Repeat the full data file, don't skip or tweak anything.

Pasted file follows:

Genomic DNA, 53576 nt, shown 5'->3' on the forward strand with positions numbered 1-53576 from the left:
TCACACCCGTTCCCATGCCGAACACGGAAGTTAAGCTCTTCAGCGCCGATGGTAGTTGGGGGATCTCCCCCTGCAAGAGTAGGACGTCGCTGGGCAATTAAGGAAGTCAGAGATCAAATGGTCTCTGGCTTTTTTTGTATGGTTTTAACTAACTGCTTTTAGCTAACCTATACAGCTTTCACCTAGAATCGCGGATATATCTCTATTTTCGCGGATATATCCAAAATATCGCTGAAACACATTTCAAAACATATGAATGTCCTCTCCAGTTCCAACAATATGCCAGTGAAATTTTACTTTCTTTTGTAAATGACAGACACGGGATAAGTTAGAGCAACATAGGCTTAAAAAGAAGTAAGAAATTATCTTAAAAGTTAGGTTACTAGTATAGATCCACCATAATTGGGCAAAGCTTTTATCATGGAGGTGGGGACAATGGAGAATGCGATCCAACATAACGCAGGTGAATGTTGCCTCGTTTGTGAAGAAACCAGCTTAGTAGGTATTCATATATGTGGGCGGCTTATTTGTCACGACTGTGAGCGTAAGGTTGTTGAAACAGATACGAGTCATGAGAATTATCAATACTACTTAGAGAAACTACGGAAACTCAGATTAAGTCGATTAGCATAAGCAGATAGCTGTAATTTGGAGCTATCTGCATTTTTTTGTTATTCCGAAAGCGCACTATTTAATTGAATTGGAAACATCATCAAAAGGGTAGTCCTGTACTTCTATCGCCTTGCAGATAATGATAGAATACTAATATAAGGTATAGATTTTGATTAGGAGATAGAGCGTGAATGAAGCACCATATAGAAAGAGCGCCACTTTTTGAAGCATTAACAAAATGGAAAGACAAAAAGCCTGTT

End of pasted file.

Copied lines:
Genomic DNA, 53576 nt, shown 5'->3' on the forward strand with positions numbered 1-53576 from the left:
TCACACCCGTTCCCATGCCGAACACGGAAGTTAAGCTCTTCAGCGCCGATGGTAGTTGGGGGATCTCCCCCTGCAAGAGTAGGACGTCGCTGGGCAATTAAGGAAGTCAGAGATCAAATGGTCTCTGGCTTTTTTTGTATGGTTTTAACTAACTGCTTTTAGCTAACCTATACAGCTTTCACCTAGAATCGCGGATATATCTCTATTTTCGCGGATATATCCAAAATATCGCTGAAACACATTTCAAAACATATGAATGTCCTCTCCAGTTCCAACAATATGCCAGTGAAATTTTACTTTCTTTTGTAAATGACAGACACGGGATAAGTTAGAGCAACATAGGCTTAAAAAGAAGTAAGAAATTATCTTAAAAGTTAGGTTACTAGTATAGATCCACCATAATTGGGCAAAGCTTTTATCATGGAGGTGGGGACAATGGAGAATGCGATCCAACATAACGCAGGTGAATGTTGCCTCGTTTGTGAAGAAACCAGCTTAGTAGGTATTCATATATGTGGGCGGCTTATTTGTCACGACTGTGAGCGTAAGGTTGTTGAAACAGATACGAGTCATGAGAATTATCAATACTACTTAGAGAAACTACGGAAACTCAGATTAAGTCGATTAGCATAAGCAGATAGCTGTAATTTGGAGCTATCTGCATTTTTTTGTTATTCCGAAAGCGCACTATTTAATTGAATTGGAAACATCATCAAAAGGGTAGTCCTGTACTTCTATCGCCTTGCAGATAATGATAGAATACTAATATAAGGTATAGATTTTGATTAGGAGATAGAGCGTGAATGAAGCACCATATAGAAAGAGCGCCACTTTTTGAAGCATTAACAAAATGGAAAGACAAAAAGCCTGTT